A to Z: Charcot-Marie-Tooth Disease
May also be called: CMT; Peroneal Muscular Atrophy; Hereditary Motor and Sensory Neuropathy; HMSN
Charcot (shar-KOE)-Marie-Tooth disease is the term for a group of inherited disorders that affect the nerves in the arms and legs.
More to Know
The nervous system consists of the brain, the spinal cord, and a network of smaller nerves that branch out from the spinal cord to the entire body. These nerves make up the peripheral nervous system.
In Charcot-Marie-Tooth disease (CMT), peripheral nerves are damaged, causing interference with the signals being sent to and from the brain to the limbs. Over time, this can lead to muscle weakness, loss of sensation in the hands and feet, difficulty walking, and other muscle- and bone-related conditions.
CMT is an inherited disorder, meaning it's passed down from parent to child through genes. Someone with CMT inherits a defect in the genes that produce protein used to make axons or myelin, which are both parts of nerves cells. Axons are like long, thin fibers that send electrical signals. Myelin is a substance that makes up the sheath that protects and nourishes the axons. The genetic defect affects the way the nerve functions and causes it to slowly degenerate, eventually making symptoms worse.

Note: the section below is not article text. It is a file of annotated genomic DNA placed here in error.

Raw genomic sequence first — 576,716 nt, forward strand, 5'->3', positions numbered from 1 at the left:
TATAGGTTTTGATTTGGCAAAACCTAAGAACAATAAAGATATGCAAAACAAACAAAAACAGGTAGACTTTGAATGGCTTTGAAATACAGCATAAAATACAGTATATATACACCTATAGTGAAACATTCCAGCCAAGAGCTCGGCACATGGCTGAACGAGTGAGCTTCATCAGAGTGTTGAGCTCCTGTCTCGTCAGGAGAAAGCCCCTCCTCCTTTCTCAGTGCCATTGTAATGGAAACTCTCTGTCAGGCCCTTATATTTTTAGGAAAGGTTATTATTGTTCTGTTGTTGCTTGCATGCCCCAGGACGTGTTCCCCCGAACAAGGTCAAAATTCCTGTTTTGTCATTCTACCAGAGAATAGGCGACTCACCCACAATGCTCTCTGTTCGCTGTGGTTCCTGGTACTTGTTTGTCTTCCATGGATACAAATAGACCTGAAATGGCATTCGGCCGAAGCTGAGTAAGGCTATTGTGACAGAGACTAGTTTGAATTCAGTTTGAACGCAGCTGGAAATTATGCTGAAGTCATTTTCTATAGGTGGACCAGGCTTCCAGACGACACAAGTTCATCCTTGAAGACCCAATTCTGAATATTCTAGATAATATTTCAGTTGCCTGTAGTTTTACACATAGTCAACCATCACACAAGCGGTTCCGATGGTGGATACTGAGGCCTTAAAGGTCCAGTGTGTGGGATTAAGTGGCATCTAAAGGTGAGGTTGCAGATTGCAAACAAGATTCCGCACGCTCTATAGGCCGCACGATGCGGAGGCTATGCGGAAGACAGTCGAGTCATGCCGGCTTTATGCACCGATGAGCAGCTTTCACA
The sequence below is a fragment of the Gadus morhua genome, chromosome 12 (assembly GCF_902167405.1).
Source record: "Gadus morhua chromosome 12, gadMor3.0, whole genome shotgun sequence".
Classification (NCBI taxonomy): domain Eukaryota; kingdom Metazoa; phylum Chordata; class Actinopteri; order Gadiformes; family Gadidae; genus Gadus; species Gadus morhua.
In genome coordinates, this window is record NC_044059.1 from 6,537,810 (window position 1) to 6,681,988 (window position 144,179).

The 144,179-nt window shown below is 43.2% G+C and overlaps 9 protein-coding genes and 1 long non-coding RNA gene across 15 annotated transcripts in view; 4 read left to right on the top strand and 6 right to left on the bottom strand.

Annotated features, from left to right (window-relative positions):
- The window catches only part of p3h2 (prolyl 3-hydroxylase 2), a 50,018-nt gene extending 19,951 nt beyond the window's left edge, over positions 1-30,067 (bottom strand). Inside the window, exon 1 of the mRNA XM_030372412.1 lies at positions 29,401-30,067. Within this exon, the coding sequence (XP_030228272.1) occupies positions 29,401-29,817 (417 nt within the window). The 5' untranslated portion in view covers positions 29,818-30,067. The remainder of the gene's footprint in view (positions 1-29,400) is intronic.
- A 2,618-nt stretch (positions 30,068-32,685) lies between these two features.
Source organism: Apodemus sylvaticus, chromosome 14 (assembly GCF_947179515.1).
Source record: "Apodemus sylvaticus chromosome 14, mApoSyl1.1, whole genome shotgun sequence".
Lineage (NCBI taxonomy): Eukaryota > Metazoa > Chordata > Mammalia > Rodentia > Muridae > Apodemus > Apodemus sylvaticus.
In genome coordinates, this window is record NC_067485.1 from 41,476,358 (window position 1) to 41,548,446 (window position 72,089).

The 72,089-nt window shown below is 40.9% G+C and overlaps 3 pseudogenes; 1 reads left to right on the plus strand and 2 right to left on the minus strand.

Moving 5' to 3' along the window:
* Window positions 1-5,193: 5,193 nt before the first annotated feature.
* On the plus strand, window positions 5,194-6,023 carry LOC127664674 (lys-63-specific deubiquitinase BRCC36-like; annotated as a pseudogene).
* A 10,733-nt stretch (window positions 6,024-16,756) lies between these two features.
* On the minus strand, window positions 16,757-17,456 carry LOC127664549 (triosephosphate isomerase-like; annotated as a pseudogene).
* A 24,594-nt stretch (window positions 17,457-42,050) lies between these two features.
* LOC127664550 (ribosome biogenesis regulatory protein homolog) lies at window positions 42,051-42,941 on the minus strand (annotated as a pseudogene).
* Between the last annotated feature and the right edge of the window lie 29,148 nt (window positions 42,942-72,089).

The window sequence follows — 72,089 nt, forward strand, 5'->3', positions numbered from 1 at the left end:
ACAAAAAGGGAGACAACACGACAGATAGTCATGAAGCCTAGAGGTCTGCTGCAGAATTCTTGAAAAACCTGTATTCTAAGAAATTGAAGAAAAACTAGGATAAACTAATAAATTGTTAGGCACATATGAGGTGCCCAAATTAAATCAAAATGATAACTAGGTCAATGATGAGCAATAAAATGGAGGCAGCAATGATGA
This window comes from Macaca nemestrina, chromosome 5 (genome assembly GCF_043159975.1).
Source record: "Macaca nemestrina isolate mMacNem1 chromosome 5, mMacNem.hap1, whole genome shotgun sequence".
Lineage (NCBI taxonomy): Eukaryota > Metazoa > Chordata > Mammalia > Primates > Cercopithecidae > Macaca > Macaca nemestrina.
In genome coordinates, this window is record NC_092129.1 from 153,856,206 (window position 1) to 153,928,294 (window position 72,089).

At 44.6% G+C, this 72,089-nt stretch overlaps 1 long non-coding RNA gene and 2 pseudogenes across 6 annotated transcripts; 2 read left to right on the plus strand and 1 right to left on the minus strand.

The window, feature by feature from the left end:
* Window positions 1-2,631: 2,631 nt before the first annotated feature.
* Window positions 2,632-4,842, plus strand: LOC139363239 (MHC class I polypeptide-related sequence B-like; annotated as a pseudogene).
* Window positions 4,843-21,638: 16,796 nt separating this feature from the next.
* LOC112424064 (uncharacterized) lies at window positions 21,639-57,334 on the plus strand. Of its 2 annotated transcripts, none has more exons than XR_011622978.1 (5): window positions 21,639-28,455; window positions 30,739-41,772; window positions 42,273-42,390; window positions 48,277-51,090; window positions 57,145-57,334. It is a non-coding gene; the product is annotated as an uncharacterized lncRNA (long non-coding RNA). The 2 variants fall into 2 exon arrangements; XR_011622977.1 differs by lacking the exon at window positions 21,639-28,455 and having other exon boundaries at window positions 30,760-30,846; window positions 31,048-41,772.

There is no cure for CMT and it can't be prevented. Treatment usually involves a combination of physical therapy, occupational therapy, moderate exercise, leg braces, and shoe inserts. In some cases, surgery may be performed to correct foot or joint deformities.
Keep in Mind
Working with a doctor and therapists to keep muscles strong and limber can slow the progression of Charcot-Marie-Tooth disease and help lessen the severity of symptoms. The earlier treatment and therapy begin, the more effective they will be, so it's important to see a doctor about any symptoms of CMT as soon as they appear.
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Note: All information is for educational purposes only. For specific medical advice, diagnoses, and treatment, consult your doctor.
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